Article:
I woke early, the past few days caught up with me, and feeling alone I cried. I cried that at best they thought the babies would be born within a week. I cried that my pregnancy was ending before it really got going. I cried that we had no idea if the babies would survive, and if they did what their quality of life would be. After a few moments I pulled myself together, washed away my tears and got ready to face another day of trying not to give birth.
The midwives came in for a morning check of me, and the fetal heart monitors were attached. I had felt both babies kicking, so I wasn't that worried when as usual they could only find one heart beat. But the next thing I know I was being rushed down to Radiography to have an ultrasound (I was booked to have one later that day). The radiographer was pretty sweet and told me straight away they were both alive. The head radiographer came in as well as I had been rushed to the top of the list. Apparently the midwife had told them they thought one of the babies was dead! My bravery slipped and my tears returned. Rob and my Doctor (who they had obviously sent for too) appeared and I felt so relieved to see them both. She reassured us that although both babies were still doing well, the fluid imbalance was building up again, so she would try another amnio reduction the next day. She also decided to have a chat to the midwives and ask them to stop trying the heart monitoring as it was causing everyone more stress than it was worth. She was happy if I could feel the babies moving.
I was returned to maternity to rest and eat lunch. Rob took a few photos of me, I almost look term for a single pregnancy. They would be the last photos of my pregnancy. I could feel the pressure returning. My parents and sister came to visit. After they left I realised I had been having contractions all afternoon, not very frequently but they were noticeable. I hadn't attended any prenatal classes so it took me awhile to work out what was happening. Rob and I had been trying to watch some TV before he was going to head home, I didn't want him to go if I was about to give birth, so we called in a midwife. She sat and timed them with me for awhile, and when they didn't stop they called in my Doctor and moved me back into a delivery room.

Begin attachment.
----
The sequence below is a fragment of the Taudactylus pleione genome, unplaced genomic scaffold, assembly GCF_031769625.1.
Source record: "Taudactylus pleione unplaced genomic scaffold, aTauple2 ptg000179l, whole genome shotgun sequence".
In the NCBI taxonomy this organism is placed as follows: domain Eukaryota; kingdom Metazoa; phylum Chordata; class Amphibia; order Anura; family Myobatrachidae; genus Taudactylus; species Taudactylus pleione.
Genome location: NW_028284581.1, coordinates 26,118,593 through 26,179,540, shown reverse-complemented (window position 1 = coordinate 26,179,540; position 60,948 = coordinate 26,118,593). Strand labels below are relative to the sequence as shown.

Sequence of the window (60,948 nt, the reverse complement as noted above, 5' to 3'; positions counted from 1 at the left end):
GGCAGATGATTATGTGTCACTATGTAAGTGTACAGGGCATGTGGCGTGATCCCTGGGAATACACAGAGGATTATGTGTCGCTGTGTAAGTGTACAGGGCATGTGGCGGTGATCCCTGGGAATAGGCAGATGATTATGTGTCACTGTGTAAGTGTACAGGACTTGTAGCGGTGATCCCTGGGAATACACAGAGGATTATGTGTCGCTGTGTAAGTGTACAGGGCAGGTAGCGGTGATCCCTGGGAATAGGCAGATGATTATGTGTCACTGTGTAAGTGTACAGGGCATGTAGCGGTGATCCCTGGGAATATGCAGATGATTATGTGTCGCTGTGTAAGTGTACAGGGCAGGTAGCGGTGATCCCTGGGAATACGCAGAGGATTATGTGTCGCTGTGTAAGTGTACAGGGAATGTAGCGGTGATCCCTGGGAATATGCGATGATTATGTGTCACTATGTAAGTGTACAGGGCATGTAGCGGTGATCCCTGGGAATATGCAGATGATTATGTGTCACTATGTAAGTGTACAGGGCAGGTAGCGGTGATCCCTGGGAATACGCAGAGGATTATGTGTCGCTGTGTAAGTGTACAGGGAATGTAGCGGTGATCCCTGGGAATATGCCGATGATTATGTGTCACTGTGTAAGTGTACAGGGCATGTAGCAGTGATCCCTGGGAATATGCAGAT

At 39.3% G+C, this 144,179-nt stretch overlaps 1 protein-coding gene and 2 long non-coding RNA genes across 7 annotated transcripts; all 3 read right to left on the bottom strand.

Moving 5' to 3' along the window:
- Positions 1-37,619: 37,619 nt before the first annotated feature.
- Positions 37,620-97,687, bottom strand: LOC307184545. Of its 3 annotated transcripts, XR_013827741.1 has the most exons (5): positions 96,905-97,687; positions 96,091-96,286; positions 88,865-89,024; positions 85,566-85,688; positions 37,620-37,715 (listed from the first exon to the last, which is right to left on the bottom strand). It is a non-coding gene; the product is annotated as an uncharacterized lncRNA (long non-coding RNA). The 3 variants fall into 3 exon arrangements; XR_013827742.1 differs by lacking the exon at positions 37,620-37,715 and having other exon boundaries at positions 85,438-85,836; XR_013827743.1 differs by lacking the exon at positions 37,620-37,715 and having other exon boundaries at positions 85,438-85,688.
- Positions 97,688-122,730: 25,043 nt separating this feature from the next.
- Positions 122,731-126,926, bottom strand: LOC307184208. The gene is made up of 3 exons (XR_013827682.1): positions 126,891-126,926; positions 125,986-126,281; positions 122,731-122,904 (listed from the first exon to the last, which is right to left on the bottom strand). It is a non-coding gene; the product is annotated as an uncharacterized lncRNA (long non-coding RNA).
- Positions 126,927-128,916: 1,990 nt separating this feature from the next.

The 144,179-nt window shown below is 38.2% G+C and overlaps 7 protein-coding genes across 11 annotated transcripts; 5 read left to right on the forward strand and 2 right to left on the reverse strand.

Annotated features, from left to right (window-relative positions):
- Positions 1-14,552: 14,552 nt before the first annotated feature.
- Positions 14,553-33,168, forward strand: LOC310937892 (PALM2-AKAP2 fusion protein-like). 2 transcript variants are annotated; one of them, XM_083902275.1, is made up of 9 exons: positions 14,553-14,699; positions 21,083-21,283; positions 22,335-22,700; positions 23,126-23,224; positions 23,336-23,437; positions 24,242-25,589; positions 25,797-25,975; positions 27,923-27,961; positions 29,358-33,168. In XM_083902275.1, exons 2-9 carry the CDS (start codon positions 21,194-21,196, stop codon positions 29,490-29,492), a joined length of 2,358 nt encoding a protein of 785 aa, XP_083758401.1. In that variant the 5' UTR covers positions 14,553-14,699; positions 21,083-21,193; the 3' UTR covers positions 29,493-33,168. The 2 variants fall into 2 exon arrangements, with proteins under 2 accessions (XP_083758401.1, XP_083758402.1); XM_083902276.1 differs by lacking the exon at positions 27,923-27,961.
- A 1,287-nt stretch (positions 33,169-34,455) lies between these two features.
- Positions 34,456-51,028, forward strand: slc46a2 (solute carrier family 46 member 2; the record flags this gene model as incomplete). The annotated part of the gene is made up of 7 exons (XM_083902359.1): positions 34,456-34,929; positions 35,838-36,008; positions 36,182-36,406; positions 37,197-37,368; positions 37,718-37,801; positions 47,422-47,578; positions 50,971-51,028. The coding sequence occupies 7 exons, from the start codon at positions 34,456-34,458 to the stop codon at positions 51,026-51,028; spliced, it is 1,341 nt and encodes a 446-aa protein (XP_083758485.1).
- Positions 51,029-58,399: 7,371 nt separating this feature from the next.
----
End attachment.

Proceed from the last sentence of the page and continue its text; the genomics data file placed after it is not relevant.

Of course they couldn't help themselves and attached the heart rate monitor! They also inserted two new cannulas, one in my hand for saline and one in my left forearm to administer magnesium sulphate, which is thought to protect the babies underdeveloped brains during birth. They warned me that the magnesium would be very painful. I would describe it as an intense burning sensation that moved up my arm, as the drug worked its way into my bloodstream. They applied ice to my arm to help with the burning. Lastly they gave me another injection to stop the contractions. My Doctor arrived and examined me to find I was 2cm dilated. She decided to wait and see if the injection would work. So we sat and waited, the midwife counting my contractions, Rob holding my hand, and my Doctor sitting in a corner looking very serious. Given how much time I had been spending with her the last couple of days we knew she had her game face on. Naturally smiley and bubbly, she was obviously running through the next steps in her mind. I really thought that we would be rushed off for a caesarean that night. I felt unbearably hot and flushed thanks to the burning heat of the magnesium.
After half an hour, my contractions had calmed down, and I was no further dilated. My Doctor decided not to go to theatre, and went home. I was allowed to stay in the delivery room. It did feel a little strange, to be in a delivery room, and constantly be trying to stop labour progressing. We had all sat so silently we could hear other women down the corridor crying out as they birthed their babies. We even heard those first lusty cries of a newborn. I was surrounded by all that a birth was meant to be, whilst we lived in limbo wondering if today was the day we might meet our own babies, however tiny and fragile they might be.
They set up a fold up bed for Rob again, I was given another sleeping tablet, and with Rob gently stroking my forehead I fell asleep almost immediately.